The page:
Campbell's Soup Can Analysis

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In the mid-1950s and in the late 1950s, pop art was as an art movement that emerged in the United States. Andy Warhol is one of the most important artists in that movement. Campbell’s Soup Cans is one of Warhol’s most famous artworks and was created in 1962. It is a large-scale screen-printing, which is displayed in the Museum of Modern Art now. Campbell’s Soup Can is a typical pop artwork, which the imagery is from advertising or news. Because the economic system’s drawbacks were appearing during the 60s, Warhol uses this artwork to critique capitalism. Marxism is a social and economic-historical theory, which focuses on the relationship between people and the art, by placing art in the context of its consumers. Feminism is a theory that focuses…show more content…
In Warhol’s Campbell’s Soup can, the imagery is from a popular product that is produced by the Campbell Soup Company. During that time, Warhol was working on the series of advertisements and comic strips. In 1962, Warhol took his friend’s suggestion to choose the Campbell’s soup can; a well-known soup can, as his new elements of the coming work. Mass production is the main character of this work. Warhol printed thirty-two Campbell's soup cans, each representing a particular flavor of the Campbell’s Soup. Each can looks similar, printed on white…show more content…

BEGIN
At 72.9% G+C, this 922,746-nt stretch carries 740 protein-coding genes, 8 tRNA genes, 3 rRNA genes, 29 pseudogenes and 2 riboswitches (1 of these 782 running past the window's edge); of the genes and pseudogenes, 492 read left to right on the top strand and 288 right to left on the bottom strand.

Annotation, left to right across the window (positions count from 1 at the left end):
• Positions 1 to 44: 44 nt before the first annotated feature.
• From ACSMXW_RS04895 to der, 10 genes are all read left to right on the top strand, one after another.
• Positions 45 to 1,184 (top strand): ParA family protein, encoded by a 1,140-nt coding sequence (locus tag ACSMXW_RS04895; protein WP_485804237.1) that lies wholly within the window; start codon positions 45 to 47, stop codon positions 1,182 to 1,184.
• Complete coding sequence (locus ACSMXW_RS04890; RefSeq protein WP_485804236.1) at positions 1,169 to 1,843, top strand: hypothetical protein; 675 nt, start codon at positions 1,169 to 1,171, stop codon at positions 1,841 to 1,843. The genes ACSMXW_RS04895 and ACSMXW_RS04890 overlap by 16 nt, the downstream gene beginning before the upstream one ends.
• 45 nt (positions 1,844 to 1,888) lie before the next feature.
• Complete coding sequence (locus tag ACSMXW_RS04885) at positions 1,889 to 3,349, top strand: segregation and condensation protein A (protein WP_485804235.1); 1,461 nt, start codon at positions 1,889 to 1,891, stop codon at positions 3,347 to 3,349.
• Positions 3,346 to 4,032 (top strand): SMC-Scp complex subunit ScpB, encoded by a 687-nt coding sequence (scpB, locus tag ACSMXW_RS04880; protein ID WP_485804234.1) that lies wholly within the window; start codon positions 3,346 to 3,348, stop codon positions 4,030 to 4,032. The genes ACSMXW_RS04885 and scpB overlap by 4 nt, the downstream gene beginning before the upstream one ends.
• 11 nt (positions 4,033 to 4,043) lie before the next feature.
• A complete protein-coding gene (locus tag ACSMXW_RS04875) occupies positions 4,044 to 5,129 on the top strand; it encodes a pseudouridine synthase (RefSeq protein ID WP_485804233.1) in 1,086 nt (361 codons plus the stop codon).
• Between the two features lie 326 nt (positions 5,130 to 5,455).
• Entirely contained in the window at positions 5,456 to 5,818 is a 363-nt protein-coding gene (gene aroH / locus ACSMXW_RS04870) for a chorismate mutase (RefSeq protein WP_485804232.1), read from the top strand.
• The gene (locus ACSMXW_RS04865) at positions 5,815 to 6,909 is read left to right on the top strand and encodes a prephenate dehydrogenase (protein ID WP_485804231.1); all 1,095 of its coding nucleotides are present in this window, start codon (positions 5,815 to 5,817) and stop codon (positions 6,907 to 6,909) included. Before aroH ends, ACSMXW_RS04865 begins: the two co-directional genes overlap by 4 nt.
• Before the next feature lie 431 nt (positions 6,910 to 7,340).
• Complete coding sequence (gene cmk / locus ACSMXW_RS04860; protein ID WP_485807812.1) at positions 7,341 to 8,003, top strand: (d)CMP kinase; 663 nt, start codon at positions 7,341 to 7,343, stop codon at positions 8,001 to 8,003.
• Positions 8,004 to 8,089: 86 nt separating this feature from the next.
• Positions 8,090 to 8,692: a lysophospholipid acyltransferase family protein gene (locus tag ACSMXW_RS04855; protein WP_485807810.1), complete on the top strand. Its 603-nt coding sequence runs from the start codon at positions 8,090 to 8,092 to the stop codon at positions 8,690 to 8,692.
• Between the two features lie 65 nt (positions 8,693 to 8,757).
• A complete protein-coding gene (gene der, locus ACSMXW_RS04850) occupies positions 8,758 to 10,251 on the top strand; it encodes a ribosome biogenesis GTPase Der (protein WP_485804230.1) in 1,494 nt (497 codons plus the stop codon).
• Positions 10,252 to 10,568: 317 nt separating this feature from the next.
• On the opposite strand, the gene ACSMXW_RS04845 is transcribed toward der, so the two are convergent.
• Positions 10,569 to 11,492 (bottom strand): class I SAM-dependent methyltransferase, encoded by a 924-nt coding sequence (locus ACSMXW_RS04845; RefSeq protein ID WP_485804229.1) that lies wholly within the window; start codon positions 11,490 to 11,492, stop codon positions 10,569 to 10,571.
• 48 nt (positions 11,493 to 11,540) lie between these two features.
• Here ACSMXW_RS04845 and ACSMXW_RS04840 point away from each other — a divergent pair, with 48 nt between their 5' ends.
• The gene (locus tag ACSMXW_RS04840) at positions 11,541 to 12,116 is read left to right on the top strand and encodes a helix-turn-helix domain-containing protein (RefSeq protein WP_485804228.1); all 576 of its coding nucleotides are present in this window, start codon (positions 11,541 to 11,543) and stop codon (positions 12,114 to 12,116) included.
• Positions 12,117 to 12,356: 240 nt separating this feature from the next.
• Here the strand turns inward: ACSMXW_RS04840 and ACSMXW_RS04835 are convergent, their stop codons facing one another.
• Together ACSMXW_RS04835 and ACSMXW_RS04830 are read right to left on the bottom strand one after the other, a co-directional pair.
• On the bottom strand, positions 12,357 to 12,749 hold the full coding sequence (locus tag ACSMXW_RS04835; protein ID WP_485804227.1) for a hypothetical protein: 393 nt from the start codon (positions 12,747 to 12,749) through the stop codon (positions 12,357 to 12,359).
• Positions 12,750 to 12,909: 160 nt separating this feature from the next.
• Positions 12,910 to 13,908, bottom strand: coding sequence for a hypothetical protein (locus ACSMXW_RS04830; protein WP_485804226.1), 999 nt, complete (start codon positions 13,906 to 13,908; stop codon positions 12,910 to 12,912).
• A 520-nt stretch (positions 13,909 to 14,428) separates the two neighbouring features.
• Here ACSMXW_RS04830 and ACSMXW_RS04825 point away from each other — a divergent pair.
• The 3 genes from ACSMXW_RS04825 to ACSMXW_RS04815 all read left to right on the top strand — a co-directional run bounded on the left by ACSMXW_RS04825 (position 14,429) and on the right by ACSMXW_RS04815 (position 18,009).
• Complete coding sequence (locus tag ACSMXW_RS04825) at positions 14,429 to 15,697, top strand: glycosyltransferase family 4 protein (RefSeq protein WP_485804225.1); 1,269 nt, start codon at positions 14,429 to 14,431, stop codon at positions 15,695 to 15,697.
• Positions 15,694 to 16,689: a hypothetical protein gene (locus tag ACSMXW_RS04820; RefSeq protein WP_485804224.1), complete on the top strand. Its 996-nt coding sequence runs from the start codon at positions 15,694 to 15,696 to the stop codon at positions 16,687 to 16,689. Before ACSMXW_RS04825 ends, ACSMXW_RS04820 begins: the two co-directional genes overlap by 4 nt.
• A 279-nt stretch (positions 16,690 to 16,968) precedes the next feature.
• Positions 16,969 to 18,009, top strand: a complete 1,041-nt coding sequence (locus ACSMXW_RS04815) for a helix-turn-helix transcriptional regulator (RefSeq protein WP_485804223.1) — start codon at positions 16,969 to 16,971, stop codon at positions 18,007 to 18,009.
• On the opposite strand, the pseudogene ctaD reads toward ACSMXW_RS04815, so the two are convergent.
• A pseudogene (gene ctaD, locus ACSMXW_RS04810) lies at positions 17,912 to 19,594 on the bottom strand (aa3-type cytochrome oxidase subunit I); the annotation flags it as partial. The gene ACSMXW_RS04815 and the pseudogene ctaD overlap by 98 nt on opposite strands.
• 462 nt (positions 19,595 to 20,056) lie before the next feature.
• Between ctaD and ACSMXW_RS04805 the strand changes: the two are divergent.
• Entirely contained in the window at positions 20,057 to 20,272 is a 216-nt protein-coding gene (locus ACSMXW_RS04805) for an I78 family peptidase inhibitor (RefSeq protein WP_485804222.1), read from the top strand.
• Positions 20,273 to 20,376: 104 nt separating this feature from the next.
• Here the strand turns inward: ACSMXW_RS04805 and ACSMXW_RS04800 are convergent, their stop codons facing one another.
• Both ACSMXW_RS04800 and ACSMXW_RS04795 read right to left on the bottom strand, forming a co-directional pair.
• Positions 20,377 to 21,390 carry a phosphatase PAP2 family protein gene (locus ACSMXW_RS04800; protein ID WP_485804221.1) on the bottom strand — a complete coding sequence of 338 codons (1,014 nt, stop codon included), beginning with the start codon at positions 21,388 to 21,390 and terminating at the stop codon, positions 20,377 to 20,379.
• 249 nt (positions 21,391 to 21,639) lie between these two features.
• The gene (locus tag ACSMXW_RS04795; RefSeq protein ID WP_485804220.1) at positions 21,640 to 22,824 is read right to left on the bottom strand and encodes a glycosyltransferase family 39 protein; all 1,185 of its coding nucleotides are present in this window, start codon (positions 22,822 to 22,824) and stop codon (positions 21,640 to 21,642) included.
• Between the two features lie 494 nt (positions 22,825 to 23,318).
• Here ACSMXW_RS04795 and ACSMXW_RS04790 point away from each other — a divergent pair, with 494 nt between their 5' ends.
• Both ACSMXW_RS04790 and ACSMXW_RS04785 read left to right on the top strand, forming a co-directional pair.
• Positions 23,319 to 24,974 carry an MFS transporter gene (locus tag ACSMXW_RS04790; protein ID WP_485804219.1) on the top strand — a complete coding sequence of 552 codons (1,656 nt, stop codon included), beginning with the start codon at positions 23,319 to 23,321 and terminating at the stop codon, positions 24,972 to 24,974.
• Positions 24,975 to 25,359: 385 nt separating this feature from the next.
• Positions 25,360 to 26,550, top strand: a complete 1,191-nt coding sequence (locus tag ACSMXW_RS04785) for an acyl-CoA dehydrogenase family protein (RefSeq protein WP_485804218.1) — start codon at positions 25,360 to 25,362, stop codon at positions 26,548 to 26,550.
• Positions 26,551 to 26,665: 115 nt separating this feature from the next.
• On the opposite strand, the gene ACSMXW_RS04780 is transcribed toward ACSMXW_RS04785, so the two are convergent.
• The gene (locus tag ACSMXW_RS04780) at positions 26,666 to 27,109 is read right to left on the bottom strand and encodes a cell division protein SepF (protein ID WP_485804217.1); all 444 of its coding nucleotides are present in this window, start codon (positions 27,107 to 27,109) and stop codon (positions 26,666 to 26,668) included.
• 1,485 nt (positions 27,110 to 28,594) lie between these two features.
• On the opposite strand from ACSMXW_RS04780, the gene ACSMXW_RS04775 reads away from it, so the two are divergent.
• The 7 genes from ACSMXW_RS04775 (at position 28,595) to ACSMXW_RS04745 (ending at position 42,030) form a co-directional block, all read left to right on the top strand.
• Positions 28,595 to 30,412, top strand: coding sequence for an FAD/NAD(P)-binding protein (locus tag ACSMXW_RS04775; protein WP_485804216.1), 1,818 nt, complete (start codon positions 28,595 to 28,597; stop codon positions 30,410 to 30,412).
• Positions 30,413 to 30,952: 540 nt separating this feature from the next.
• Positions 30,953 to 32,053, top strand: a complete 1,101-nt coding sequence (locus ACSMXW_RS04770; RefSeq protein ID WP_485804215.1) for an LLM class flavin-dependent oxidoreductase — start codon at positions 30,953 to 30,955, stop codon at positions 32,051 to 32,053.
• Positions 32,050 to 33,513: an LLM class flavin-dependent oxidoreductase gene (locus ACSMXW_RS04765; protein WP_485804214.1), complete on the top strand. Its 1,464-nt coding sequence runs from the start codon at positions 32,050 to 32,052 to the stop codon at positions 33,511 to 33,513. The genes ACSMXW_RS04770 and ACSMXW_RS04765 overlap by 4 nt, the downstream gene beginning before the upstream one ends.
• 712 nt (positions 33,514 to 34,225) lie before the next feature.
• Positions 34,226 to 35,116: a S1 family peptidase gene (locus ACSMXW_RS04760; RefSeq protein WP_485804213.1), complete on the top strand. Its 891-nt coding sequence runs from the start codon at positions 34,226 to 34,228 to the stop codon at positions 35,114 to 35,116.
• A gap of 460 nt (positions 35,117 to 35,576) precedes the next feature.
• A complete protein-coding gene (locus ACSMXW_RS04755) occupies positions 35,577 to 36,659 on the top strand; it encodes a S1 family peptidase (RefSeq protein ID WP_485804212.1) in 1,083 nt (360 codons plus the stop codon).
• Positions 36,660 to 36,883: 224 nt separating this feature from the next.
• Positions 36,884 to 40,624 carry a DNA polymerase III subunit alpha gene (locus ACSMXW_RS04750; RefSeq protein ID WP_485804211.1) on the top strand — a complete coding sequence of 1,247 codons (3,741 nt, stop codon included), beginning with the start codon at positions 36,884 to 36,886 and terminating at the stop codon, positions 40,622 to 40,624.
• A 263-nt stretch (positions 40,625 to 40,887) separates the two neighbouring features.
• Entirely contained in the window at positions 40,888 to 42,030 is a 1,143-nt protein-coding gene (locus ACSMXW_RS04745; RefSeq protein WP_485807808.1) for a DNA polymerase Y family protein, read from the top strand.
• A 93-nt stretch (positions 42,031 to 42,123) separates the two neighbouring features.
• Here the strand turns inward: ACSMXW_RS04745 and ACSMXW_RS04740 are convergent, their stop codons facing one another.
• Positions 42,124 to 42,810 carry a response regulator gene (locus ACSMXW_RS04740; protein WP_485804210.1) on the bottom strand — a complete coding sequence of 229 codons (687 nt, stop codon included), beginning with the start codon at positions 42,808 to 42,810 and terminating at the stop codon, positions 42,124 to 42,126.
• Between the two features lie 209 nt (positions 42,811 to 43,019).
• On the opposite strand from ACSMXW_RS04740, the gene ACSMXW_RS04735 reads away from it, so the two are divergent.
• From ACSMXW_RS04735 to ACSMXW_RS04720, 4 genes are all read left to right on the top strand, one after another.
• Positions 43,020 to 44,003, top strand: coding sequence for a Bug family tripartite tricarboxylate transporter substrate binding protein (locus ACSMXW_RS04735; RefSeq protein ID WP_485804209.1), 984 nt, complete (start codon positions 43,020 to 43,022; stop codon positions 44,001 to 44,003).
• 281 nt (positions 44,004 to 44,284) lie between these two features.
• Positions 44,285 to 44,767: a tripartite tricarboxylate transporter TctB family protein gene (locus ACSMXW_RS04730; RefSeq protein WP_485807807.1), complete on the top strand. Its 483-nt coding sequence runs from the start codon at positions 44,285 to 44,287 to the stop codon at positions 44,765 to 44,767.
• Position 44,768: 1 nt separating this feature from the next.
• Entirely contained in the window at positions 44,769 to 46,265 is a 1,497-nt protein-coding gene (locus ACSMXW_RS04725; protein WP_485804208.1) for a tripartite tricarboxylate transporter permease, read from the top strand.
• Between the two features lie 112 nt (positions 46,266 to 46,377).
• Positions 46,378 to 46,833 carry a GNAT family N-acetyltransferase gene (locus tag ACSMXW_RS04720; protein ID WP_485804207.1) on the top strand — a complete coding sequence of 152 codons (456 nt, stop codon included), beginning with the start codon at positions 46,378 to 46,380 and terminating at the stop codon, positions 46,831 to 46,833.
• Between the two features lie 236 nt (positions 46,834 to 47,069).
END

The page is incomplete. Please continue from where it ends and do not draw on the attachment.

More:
It is not a patriarchal society. Women are the objects of a men’s gaze (Adam, the Methodologies of Art, pg99). In the early 1960s, the United States experiences a second wave of feminism. Comparing to the first wave of feminism, this not only focused on women’s suffrage, like women’s voting and property rights, but also expanded the argument on wider issues, such as reproductive rights and legal inequalities. Warhol’s Campbell Soup cans is not a piece of work that only considers men as viewers. Campbell soup cans are popular products at that moment. Everyone can purchase those in the grocery store, especially for women who went grocery shopping more than men during the 60s. Thus perhaps women viewers had a stronger identity when they saw this work during that time, so Warhol’s Campbell’s soup cans are for all the viewing public. Warhol is also an artist who uses a lot of women figures in his

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